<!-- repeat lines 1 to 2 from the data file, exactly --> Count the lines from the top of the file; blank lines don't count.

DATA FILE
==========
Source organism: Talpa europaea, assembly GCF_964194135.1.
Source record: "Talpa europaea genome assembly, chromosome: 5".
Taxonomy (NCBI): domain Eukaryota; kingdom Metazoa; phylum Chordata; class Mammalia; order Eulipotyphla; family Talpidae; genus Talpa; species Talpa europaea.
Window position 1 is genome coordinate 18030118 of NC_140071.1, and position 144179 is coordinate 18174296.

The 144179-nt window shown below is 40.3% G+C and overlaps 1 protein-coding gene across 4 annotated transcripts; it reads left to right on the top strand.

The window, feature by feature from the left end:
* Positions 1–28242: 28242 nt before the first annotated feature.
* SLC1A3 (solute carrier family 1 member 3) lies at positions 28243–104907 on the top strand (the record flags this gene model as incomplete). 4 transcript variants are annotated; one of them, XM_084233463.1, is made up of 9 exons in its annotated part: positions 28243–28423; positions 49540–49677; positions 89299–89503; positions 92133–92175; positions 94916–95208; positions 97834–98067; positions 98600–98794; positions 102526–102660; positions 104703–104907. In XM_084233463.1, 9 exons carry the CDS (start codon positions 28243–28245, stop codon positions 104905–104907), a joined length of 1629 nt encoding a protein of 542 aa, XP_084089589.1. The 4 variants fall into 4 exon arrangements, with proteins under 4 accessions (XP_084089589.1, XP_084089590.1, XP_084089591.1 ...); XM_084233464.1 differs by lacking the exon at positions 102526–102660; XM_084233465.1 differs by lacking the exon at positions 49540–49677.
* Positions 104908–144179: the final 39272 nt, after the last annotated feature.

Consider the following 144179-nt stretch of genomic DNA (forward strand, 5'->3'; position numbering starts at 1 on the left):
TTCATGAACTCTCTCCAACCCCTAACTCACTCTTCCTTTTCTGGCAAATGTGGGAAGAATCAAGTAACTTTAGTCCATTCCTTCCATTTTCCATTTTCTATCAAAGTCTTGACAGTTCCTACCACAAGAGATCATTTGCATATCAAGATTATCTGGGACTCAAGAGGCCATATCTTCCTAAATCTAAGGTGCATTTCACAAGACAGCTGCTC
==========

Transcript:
Source organism: Talpa europaea, assembly GCF_964194135.1.
Source record: "Talpa europaea genome assembly, chromosome: 5".